Skin Cancer, Melanoma Awareness

Types of skin cancer

The difference between melanoma, basal cell and squamous cell carcinoma.

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Team MoleMap Creator
Posted 08/02/19

If detected early, all types of skin cancer can be treated. However, if left untreated, skin cancers such as melanoma can spread and become life-threatening. This is why we recommend having a regular, thorough skin check by professionals, ideally every year – and checking your skin yourself at least every three months. 

Three types of skin cancer
There are three main types of skin cancer – melanoma, basal cell carcinoma and squamous cell carcinoma.

Types Of Skin Cancer Melanoma

Above: Melanoma comes in many different forms and is the most dangerous of the three types of skin cancer

Melanoma is the most serious of the three types of skin cancer – it can spread very quickly and once it penetrates below the surface of the skin it can become deadly. Survival rate is largely dependent on the thickness (depth) of melanoma.

A person with a melanoma less than 0.75mm thick can expect to have 95% cure rate1. If left until greater than 4mm thick, the cure rate is less than 55%2, which is why it’s so vital to detect melanoma early. Find out more about how to spot melanoma here.

If you’re concerned you might have melanoma, book a skin check today.

Types Of Skin Cancer Basal Cell Carcinoma

Above: Basal cell carcinoma is the least deadly of the three types of skin cancer - like melanoma it can also present itself in different forms

Basal cell carcinoma
Basal cell carcinoma (BCC) is the most common cancer in the world and it tends to be slow growing. While it is very common, particularly in countries like Australia and New Zealand, very few people die from BCC as it’s usually treatable – again, as long as it it detected early3.

Basal cell carcinomas start in basal cells, which are located in the lower layers of the skin. Often, they appear as a change in the skin, such as a growth or a sore that doesn’t heal. BCCs tend to occur on the face, ears, neck, back of the hands, arms and shoulders. They’re particularly common in older males, but they can also affect females and younger adults.

Long-term sun damage is a risk factor, and so is repeated sunburn or sunbed use. Having fair skin increases your risk, although it can also affect those with darker skin too.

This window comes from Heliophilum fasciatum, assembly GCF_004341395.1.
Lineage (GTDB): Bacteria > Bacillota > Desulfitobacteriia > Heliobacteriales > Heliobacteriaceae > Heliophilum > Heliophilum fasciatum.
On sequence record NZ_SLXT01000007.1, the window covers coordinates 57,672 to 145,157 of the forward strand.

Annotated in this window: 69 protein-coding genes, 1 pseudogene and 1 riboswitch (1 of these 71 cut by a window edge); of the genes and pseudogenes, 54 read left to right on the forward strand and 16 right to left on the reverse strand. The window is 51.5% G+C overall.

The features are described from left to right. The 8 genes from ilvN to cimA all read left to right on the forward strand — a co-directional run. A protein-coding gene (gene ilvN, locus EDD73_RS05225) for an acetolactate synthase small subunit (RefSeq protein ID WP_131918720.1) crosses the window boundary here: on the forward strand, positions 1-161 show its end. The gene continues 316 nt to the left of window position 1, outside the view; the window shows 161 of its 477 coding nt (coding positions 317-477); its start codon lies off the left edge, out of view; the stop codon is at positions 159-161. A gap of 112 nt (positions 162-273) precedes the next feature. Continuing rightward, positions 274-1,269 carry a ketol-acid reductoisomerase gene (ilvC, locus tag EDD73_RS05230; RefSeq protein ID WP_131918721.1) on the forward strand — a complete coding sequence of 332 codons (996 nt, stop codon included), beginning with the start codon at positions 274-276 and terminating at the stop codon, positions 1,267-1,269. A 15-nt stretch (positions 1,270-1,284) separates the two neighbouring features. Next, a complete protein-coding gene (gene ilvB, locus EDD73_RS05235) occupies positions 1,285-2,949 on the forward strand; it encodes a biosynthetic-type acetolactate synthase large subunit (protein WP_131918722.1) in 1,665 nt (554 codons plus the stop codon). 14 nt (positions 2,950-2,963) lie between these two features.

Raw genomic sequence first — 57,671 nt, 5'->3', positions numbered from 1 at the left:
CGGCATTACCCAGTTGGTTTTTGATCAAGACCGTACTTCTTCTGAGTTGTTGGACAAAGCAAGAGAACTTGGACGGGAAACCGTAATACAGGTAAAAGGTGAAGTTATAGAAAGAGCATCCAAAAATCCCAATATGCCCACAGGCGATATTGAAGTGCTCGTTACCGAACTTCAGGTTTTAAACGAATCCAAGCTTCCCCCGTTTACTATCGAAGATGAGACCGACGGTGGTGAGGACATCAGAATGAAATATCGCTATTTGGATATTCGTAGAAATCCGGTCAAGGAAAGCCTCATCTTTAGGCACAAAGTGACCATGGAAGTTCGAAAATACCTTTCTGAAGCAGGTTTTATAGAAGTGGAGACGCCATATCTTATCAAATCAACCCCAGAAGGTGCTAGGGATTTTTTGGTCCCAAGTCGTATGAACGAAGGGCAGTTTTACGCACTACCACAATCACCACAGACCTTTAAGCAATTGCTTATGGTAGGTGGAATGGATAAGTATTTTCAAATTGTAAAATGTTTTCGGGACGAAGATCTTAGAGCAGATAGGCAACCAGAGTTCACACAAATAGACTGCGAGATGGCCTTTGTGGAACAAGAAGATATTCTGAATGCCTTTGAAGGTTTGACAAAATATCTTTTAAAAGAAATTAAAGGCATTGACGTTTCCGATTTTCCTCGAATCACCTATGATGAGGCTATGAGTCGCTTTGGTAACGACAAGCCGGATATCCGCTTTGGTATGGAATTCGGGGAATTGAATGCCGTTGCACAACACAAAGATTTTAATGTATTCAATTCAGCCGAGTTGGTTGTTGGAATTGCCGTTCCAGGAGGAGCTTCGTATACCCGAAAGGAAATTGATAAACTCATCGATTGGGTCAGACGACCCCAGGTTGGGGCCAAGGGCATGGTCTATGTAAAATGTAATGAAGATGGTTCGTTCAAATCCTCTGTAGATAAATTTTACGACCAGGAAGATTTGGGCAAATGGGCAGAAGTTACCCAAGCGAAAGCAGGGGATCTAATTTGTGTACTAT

What are the signs of basal cell carcinoma?
Symptoms of BCC may include:

  • waxy small raised lesions (papules) with a depressed centre
  • Ulcer-like appearance or pearl-like and translucent
  • A tendency to bleed
  • Red and scaly, oozing or crusted areas
  • Raised borders
  • Black-blue or brown areas

They can vary in size from a few millimetres to several centimetres in diameter.

If you’re concerned you might have BCC, book a skin check to find out.

Types Of Skin Cancer Squamous Cell Carcinoma

Above: Squamous cell carcinoma is the second most common of the types of skin cancer

Squamous cell carcinoma
Squamous cell carcinoma (SCC) is the second most common skin cancer. It’s not usually life-threatening, but it can be more dangerous than basal cell carcinoma, because of its ability to grow bigger and/or spread to other parts of the body if left untreated.

SCC is a common form of skin cancer that develops in the squamous cells (which make up the middle and outer layers of the skin). It most often occurs on sun-exposed skin, such as your scalp, the backs of your hands, your ears or your lips, but it can occur anywhere on your body.

Most SCC result from prolonged exposure to ultraviolet (UV) radiation, either from sunlight or from using sunbeds, so avoiding UV light helps reduce your risk.

What are the signs of squamous cell carcinoma?
Symptoms include:

  • A firm, red nodule
  • A flat sore with a scaly crust
  • A new sore or raised area on an old scar or ulcer
  • A rough, scaly patch on your lip that may evolve to an open sore
  • A red sore or rough patch inside your mouth
  • A red, raised patch or wartlike sore on or in the anus or on the genitals

Not sure if you have SCC? Call our trained team on 1800 665 362 and describe your symptoms as accurately as possible. 

Risk Factors Types Of Skin Cancer

What’s your risk factor?
We all have different levels of skin cancer and melanoma risk, depending on many factors such as our age, skin colour, family history and lifestyle. These include:

  • A family or personal history of melanoma or other skin cancer
  • Having major sunburns
  • Using sunbeds
  • Fair skin, blue eyes and blond or red hair
  • An outdoor lifestyle, spending a lot of time in the sun

Check your risk personal factor here.

What steps can you take to prevent skin cancer?
First of all, make sure you protect your skin when you’re outside. Avoid sunburn by staying out of the harshest sunlight in the middle of the day (10am to 4pm in daylight savings months) and covering up with a broad-spectrum SPF30+ sunscreen, loose clothing, a broad-brimmed hat and sunglasses when you’re out and about. 

Get in the habit of checking your skin regularly – every three months at least. Get to know your skin like the back of your hand (literally!) and use a hand-held mirror to check all areas, freckles and moles – or even better, get someone to check those hard-to-reach spots for you.

And remember, early detection is your best protection against all types of skin cancer. If you discover any changes, or are concerned by any moles or sunspots, see your doctor or book a skin check with MoleMap as soon as possible.

Sources: 1&2 TBA 3. Dermnet NZ:

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